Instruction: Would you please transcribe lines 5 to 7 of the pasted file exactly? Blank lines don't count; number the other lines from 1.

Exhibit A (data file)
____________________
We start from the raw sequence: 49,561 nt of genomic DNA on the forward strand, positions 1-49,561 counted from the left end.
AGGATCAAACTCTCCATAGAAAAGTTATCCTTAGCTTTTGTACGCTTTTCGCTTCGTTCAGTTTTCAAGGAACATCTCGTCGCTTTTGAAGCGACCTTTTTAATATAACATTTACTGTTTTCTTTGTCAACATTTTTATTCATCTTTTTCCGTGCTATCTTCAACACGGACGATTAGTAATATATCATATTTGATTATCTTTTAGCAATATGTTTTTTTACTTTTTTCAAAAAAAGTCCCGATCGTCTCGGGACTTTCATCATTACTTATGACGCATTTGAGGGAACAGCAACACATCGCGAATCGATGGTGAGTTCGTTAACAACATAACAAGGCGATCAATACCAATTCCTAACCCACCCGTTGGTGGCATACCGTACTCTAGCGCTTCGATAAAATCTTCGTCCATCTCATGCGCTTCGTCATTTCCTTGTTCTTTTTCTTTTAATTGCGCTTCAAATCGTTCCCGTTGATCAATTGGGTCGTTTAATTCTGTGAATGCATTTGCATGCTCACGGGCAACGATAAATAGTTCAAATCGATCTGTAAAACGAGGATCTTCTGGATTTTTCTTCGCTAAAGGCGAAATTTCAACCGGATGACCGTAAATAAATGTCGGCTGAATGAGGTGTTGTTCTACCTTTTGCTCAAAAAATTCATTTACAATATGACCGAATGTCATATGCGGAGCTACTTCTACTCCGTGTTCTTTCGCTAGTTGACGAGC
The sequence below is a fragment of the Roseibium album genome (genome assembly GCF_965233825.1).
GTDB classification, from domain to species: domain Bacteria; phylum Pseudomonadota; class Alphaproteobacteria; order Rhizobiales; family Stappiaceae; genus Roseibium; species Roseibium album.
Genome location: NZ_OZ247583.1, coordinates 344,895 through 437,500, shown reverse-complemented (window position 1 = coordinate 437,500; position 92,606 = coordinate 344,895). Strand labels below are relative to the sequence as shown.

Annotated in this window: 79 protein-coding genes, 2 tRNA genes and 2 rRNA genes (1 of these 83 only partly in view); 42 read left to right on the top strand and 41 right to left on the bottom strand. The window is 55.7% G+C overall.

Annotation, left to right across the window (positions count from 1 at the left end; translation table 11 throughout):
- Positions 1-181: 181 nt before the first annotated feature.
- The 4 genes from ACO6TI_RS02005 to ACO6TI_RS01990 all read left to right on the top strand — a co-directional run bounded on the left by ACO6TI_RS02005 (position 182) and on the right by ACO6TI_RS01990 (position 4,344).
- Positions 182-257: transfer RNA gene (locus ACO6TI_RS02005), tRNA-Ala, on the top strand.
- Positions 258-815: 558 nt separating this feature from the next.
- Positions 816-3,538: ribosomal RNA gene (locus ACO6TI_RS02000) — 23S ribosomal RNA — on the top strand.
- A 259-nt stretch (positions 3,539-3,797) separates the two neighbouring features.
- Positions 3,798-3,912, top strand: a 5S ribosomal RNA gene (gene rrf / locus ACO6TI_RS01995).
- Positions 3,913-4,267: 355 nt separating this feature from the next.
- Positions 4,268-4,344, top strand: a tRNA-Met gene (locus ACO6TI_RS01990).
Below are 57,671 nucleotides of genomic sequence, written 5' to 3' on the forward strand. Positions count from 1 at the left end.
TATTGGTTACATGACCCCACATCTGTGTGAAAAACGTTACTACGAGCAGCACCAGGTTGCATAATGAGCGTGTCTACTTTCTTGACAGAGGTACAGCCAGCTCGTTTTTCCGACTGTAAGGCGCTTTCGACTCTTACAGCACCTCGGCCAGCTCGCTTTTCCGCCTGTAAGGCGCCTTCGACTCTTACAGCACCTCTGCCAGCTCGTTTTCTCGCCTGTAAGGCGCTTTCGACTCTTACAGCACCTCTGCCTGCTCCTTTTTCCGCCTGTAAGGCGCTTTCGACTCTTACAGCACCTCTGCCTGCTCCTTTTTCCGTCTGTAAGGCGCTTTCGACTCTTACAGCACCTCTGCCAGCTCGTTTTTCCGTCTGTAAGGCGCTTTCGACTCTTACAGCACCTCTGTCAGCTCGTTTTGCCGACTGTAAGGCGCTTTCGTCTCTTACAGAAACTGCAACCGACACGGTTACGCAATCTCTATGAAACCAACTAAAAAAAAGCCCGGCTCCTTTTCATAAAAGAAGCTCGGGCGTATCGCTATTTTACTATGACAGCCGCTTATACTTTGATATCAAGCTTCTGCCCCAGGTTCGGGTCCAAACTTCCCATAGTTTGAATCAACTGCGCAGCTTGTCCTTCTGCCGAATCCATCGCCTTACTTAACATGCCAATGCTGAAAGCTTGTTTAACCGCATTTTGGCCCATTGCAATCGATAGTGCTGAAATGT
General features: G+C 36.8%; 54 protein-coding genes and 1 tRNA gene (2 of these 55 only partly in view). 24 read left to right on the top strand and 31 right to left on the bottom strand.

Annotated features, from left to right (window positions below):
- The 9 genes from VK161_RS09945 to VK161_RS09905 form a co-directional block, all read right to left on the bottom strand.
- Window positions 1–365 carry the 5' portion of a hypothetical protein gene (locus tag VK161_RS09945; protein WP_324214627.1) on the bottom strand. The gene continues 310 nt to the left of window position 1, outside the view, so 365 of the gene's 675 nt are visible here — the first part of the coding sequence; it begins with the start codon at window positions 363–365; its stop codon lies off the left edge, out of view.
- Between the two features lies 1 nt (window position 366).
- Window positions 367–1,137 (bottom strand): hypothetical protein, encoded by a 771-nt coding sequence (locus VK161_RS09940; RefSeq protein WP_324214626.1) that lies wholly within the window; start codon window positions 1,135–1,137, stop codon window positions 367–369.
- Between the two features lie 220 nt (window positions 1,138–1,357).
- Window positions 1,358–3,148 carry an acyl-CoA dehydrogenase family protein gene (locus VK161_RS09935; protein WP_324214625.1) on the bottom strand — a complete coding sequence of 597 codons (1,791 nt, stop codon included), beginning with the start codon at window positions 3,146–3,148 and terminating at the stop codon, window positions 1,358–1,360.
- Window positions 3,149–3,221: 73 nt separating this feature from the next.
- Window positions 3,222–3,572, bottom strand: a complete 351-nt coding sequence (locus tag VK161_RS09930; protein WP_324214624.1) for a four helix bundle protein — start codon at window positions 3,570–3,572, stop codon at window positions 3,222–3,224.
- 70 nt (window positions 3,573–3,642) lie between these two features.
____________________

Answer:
Genome location: NZ_OZ247583.1, coordinates 344,895 through 437,500, shown reverse-complemented (window position 1 = coordinate 437,500; position 92,606 = coordinate 344,895). Strand labels below are relative to the sequence as shown.

Annotated in this window: 79 protein-coding genes, 2 tRNA genes and 2 rRNA genes (1 of these 83 only partly in view); 42 read left to right on the top strand and 41 right to left on the bottom strand. The window is 55.7% G+C overall.

Annotation, left to right across the window (positions count from 1 at the left end; translation table 11 throughout):